16 DECEMBRE 2014 NEWS: Larissa - Newmarket - Gwynedd - Anthée - Ribe - Le Caire -
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TURQUIE – Larissa - A large ancient relief has been revealed during renovation works on the Gediz River delta in İzmir’s Menemen district. The relief has been delivered to the İzmir Archaeology Museum. The 1.8 meter-long, 1.5 meter-wide, 30 centimeter-thick relief depicts a woman carrying grape and a girl with a tray in her hand. According to information provided by the General Directorate of State Hydraulic Works, the relief was discovered in the alluvial deposit of the river. After their suspicions were aroused about the shape of the rock, workers discovered that it was a historical artifact. Works are ongoing to clean the relief and find out its era. Officials say the area where the relief was discovered is close to the ancient city of Larissa, and the relief could have drifted away in the current of the river.
ROYAUME UNI – Newmarket - He was the Frankel of his day, winning 36 races from 1814 to 1823 and becoming one of the most famous racehorses in British history. Now archaeologists may have discovered the skeleton of the legendary 19th century stallion Doctors Syntax. The bones were uncovered during the excavation of the former royal stables of Palace House, one of the homes of King Charles II, in Newmarket, Suffolk. The skeleton is almost completely intact and measures the same height as the horse, 15 hands. Doctor Syntax was put down in 1838 but his exact resting place was never known.
ROYAUME UNI – Gwynedd - A medieval deer park has been identified in Gwynedd after an excavations led by university students. The 13th century Royal deer park, called Plas Brynkir, was probably built at Bryncir near Porthmadog during the reign of Llywelyn Fawr. It has been dated to pre-1230 when Llywelyn moved his regional centre to Criccieth. The now derelict medieval hall was later the home of the wealthy Huddart family. The former royal deer park of the native Welsh Princes, set within a far larger landscape designed for hunting and other sports, illustrates how much there is still to learn about the lives of the Princes.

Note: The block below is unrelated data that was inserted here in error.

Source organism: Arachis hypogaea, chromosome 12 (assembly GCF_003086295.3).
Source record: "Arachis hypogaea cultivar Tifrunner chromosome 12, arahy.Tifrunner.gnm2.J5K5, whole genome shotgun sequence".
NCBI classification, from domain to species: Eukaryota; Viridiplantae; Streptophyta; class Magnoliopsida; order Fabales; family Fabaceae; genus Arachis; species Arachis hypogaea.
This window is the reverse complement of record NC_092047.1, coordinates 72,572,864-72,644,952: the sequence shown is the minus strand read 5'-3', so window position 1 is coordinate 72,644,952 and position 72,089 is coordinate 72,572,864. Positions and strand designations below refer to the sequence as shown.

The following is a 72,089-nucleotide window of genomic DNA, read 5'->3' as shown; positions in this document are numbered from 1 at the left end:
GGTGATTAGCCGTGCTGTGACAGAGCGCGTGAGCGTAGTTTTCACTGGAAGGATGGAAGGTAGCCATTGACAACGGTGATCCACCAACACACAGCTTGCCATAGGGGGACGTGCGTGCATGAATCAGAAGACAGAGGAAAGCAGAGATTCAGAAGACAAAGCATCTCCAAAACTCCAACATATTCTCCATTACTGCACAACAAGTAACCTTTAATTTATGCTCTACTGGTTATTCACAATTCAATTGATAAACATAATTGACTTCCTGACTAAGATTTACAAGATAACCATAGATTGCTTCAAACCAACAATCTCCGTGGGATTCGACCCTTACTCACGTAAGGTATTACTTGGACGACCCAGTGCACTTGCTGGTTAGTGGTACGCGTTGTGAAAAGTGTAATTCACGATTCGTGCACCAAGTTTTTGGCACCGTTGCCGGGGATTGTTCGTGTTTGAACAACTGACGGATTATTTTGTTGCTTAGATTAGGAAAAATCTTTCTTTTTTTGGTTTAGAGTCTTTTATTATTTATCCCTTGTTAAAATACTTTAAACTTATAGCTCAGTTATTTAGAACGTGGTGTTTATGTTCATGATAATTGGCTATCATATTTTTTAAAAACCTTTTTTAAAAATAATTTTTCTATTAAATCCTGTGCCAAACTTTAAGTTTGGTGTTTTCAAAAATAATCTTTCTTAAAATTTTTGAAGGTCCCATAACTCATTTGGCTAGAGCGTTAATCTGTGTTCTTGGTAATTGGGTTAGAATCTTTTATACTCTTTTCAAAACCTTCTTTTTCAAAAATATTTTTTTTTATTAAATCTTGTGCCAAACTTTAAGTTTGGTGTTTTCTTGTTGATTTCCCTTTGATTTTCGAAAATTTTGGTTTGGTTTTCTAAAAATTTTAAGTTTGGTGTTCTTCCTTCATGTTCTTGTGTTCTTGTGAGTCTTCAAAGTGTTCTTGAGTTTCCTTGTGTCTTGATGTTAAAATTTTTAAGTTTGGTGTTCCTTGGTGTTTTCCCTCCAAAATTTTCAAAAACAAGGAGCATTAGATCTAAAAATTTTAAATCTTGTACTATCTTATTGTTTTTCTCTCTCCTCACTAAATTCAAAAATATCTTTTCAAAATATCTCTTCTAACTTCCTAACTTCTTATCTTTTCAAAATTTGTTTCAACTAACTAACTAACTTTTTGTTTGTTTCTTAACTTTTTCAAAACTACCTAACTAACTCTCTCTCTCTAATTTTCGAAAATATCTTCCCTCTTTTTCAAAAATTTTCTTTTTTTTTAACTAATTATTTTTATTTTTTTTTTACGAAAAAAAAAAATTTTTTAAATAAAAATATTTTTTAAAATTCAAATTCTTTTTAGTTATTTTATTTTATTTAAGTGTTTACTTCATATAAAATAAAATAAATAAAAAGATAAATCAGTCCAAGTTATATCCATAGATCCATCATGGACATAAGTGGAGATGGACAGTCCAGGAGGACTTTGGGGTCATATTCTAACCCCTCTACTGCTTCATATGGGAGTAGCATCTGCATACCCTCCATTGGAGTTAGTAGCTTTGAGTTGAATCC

BELGIQUE – Anthée- En 2014, la Commune d’Onhaye décidait de se lancer dans la rénovation de l’ancienne ferme Delhalle à Anthée. Problème: la terrasse et les parkings dessinés par l’architecte se situaient à l’emplacement présumé des dépendances agricoles de la villa gallo-romaine d’Anthée, la plus vaste découverte à ce jour sur le territoire wallon. Le service provincial de l’archéologie a dès lors mené des fouilles préventives pour sonder des vestiges potentiels inédits qui n’avaient pas retenu l’attention de la Société archéologique de Namur. Celle-ci avait entrepris une première campagne de fouilles en 1863. Pendant neuf ans, en effet, le chanoine Charles Grosjean avait dirigé les opérations archéologiques, mettant au jour un riche patrimoine qui fait le bonheur du musée archéologique de Namur. La campagne menée par le Service de l’Archéologie de la Direction extérieure de Namur a permis de compléter les données acquises il y a 150 ans. Le plan de la villa a ainsi pu être complété et affiné par l’ajout d’une série de fondations qui prolongent une cave déjà fouillée au XIXe siècle. L’équipe des archéologues, placée sous la direction de l’archéologue Elise Delaunois est aussi tombée sur une fosse d’où ont été exhumés des ciseaux, une coupelle en bronze ainsi que de la céramique qui a permis de dater cette cavité entre 230 et 280 ap. J-C. Comment la villa gallo-romaine d’Anthée a-t-elle pu prendre une telle extension? Plusieurs facteurs l’expliquent, selon Christian Frébutte, l’archéologue responsable de la cellule namuroise. «La proximité de la route Bavay-Trèves, mais aussi la présence de ressources naturelles. On sait qu’on exploitait le fer en Etre-Sambre-et-Meuse. »